to ethical questions—questions about which people have moral opinions and that may not be answerable in reference to the real world. While sociologists do study phenomena about which people have moral opinions, our job is to gather social facts about those phenomena, not to judge or determine morality.
Let’s consider a specific example. Early in my senior year of college, I took a class on comparative perspectives in health care. We started in the United States and then traveled to Austria, Hungary, and the Czech Republic to learn about how health care is administered in each country. One thing that struck me at the time was the differences in how funding for our health care system works compared to systems in the countries I visited. When I learned about how much our health care institutions depend on private donations to pay for needed equipment and facilities, I knew instantly what I would choose as the topic for a research project I had coming up that year. I wanted to learn what the most morally upstanding way to fund health care was—was it the US model or was it the European models I’d learned about?
I returned from my trip, visited my sociology advisor, and shared my research project idea. Much to my dismay, my advisor told me my question wasn’t sociological. “Not sociological,” I asked. But sociologists study inequality, I argued, and understanding the most morally upright way of administering health care certainly had something to do with issues of inequality. True, my advisor agreed. The problem was not with my topic per se but instead with my framing of the topic. I was asking an ethical question about health care when I should be asking an empirical question. He helped me tweak my research question to make it empirical by focusing not on the comparable morality of each approach to health care but instead on the process by which health care institutions in the United States obtain funding for needed equipment and facilities. While not as sweeping or as grand as I’d originally envisioned, my advisor’s help in bringing me down to earth and helping me identify an empirical question about the topic led to a more sociological project than I might have otherwise conducted.
Not too long ago I had another opportunity to think about the differences between ethical and empirical questions. In 2008, I was interviewed by a writer working on a piece forMarie Claire magazine on men who are sexually harassed in the workplace by women (Voss, 2008).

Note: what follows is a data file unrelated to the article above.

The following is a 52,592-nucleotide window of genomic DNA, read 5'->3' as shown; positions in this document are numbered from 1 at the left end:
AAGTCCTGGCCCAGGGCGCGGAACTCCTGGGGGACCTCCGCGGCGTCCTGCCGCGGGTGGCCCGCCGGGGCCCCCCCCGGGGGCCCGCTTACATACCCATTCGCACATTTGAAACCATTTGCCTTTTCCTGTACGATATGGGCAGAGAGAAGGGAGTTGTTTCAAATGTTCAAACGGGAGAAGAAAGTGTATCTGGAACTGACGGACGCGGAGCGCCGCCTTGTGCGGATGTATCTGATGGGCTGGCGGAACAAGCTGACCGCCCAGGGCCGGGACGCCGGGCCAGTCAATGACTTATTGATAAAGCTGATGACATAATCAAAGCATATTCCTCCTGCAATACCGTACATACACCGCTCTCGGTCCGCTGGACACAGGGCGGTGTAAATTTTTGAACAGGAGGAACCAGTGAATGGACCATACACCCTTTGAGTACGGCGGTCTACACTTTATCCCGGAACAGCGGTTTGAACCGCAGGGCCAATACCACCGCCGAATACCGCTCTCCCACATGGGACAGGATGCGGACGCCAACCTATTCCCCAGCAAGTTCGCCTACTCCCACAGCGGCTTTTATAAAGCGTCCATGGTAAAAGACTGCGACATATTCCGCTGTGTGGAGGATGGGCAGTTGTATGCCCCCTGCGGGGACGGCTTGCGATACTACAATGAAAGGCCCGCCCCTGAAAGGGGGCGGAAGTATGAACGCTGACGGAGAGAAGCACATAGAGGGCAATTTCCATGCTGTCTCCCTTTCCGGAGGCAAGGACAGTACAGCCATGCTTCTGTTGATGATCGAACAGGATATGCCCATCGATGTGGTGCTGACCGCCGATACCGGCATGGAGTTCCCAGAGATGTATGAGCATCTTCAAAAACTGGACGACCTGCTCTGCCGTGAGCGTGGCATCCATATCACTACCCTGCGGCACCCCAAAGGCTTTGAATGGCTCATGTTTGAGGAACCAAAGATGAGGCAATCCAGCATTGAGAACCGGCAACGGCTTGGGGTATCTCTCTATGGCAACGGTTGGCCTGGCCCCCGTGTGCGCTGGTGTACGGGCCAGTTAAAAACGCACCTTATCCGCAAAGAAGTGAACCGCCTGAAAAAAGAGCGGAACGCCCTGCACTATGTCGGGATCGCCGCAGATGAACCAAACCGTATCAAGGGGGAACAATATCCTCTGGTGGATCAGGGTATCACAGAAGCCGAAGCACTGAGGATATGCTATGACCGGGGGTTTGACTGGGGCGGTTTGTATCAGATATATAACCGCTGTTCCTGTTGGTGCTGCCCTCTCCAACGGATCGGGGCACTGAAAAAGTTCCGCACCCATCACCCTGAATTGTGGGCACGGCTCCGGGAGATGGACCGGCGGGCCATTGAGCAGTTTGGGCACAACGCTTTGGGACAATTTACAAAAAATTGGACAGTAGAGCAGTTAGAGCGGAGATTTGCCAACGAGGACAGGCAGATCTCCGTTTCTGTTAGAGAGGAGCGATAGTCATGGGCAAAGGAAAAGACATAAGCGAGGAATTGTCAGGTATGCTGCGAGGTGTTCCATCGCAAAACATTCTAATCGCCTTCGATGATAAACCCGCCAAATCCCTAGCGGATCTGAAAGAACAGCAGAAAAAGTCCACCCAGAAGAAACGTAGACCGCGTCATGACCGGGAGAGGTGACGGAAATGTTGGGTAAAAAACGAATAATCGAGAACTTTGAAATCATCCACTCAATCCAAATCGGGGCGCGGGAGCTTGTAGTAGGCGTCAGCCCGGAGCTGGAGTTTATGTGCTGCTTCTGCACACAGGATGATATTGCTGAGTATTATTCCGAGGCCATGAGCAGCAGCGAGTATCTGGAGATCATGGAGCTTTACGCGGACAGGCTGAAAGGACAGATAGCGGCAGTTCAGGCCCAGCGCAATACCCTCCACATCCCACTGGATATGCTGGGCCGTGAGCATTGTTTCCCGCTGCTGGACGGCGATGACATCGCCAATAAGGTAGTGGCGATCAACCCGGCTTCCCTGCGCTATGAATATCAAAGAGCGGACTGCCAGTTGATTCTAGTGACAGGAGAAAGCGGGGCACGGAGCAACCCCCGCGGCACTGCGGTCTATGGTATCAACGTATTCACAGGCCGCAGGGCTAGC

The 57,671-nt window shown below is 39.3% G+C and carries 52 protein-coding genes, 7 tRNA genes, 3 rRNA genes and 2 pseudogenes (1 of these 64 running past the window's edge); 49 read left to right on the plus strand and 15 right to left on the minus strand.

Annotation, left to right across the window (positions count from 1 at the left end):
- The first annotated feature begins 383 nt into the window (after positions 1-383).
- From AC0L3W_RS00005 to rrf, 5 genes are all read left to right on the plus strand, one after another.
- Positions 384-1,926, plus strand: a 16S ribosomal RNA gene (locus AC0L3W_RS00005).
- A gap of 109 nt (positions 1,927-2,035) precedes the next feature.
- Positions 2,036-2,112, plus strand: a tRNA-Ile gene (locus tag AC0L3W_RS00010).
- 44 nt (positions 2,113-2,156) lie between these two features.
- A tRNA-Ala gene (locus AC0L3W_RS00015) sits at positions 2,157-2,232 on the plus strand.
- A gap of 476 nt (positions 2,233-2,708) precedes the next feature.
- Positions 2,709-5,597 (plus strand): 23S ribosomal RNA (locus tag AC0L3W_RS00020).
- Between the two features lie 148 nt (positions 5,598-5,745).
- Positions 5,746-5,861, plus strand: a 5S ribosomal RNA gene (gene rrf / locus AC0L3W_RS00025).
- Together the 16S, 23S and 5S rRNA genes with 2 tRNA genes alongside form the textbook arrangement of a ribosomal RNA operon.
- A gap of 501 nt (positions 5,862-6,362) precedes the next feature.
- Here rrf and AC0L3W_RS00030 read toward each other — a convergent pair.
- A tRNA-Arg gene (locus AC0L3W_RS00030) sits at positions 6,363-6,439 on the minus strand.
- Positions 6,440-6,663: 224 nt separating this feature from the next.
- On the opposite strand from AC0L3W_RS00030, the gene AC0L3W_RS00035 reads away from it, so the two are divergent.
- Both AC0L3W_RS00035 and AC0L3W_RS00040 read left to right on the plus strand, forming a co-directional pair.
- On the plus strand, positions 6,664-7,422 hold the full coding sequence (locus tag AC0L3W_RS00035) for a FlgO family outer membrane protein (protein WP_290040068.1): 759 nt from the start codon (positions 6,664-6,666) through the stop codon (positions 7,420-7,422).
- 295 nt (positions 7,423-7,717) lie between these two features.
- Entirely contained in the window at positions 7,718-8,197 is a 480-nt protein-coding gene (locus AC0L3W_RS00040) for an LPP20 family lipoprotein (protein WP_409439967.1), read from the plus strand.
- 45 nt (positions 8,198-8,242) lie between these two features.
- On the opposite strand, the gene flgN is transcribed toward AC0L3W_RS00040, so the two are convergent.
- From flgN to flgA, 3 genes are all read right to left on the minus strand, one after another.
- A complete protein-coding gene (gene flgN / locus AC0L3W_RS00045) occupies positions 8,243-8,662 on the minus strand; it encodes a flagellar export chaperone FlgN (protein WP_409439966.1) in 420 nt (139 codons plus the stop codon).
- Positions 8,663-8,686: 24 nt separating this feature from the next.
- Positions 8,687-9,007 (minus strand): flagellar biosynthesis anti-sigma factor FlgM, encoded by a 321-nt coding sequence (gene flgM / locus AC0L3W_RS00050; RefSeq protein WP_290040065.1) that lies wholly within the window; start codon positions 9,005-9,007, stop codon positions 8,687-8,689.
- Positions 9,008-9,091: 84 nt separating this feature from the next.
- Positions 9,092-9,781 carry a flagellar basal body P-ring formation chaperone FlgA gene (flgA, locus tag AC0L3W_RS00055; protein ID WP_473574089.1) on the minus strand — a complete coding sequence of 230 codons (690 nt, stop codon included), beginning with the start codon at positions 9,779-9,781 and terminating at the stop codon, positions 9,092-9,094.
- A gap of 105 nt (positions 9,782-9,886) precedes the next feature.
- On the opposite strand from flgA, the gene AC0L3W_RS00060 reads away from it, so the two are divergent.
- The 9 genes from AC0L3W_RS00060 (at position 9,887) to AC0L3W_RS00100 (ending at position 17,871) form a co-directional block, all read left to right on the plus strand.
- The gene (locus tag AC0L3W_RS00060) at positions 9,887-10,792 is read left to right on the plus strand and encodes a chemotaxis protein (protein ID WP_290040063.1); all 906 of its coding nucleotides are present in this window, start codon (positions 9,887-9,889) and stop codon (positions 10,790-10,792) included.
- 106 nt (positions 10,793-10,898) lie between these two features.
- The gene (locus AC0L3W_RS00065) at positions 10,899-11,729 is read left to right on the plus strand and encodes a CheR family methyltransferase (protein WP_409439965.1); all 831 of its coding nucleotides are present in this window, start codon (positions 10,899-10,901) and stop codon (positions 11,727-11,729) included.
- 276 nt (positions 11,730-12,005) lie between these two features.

Because I had published several scholarly articles on this topic (with several wonderful collaborators), the writer wanted me to assert a position about what she viewed as a new and terrible phenomenon. While I don’t personally support the sexual harassment of
anyone, woman or man, and even though I’ve been involved in the anti–sexual violence movement personally for many years, I wasn’t able to give the reporter the juicy quote about my feelings on the subject that she seemed intent on eliciting from me. Why? Because I was interviewed as a sociologist, not as a concerned member of the community. What I was able to talk about were the empirical findings from my research, including the finding that the stigma of reporting harassment can be quite high for men because of the cultural stereotype that men enjoy any and all forms of sexual attention.
In order to help you better understand the difference between ethical and empirical questions, let’s consider a topic about which people have moral opinions. How about SpongeBob SquarePants?
In early 2005, members of the conservative Christian group Focus on the Family
denounced this seemingly innocuous cartoon character as “morally offensive” because they perceived his character to be one that promotes a “progay agenda.” Focus on the Family supported their claim that SpongeBob is immoral by citing his appearance in a children’s video designed to promote tolerance of all family forms (BBC News, 2005).